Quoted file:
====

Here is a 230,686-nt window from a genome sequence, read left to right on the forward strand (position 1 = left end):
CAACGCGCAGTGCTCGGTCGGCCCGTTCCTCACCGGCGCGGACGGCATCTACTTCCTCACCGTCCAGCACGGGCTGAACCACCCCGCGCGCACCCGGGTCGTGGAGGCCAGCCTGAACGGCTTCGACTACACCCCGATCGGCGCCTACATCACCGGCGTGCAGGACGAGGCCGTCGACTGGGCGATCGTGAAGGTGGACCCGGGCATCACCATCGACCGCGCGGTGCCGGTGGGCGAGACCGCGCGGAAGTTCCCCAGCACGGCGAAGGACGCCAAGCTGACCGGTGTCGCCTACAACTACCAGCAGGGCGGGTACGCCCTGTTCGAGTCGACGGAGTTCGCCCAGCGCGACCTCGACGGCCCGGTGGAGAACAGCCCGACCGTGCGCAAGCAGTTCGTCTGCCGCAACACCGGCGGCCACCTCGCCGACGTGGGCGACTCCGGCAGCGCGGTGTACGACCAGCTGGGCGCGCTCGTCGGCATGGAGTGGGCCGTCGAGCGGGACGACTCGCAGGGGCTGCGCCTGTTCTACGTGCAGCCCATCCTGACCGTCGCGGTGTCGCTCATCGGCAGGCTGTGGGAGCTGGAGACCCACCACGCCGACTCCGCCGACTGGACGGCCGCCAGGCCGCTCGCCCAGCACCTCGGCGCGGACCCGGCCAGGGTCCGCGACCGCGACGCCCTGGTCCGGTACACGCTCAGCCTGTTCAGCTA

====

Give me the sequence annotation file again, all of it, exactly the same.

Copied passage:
Here is a 230,686-nt window from a genome sequence, read left to right on the forward strand (position 1 = left end):
CAACGCGCAGTGCTCGGTCGGCCCGTTCCTCACCGGCGCGGACGGCATCTACTTCCTCACCGTCCAGCACGGGCTGAACCACCCCGCGCGCACCCGGGTCGTGGAGGCCAGCCTGAACGGCTTCGACTACACCCCGATCGGCGCCTACATCACCGGCGTGCAGGACGAGGCCGTCGACTGGGCGATCGTGAAGGTGGACCCGGGCATCACCATCGACCGCGCGGTGCCGGTGGGCGAGACCGCGCGGAAGTTCCCCAGCACGGCGAAGGACGCCAAGCTGACCGGTGTCGCCTACAACTACCAGCAGGGCGGGTACGCCCTGTTCGAGTCGACGGAGTTCGCCCAGCGCGACCTCGACGGCCCGGTGGAGAACAGCCCGACCGTGCGCAAGCAGTTCGTCTGCCGCAACACCGGCGGCCACCTCGCCGACGTGGGCGACTCCGGCAGCGCGGTGTACGACCAGCTGGGCGCGCTCGTCGGCATGGAGTGGGCCGTCGAGCGGGACGACTCGCAGGGGCTGCGCCTGTTCTACGTGCAGCCCATCCTGACCGTCGCGGTGTCGCTCATCGGCAGGCTGTGGGAGCTGGAGACCCACCACGCCGACTCCGCCGACTGGACGGCCGCCAGGCCGCTCGCCCAGCACCTCGGCGCGGACCCGGCCAGGGTCCGCGACCGCGACGCCCTGGTCCGGTACACGCTCAGCCTGTTCAGCTA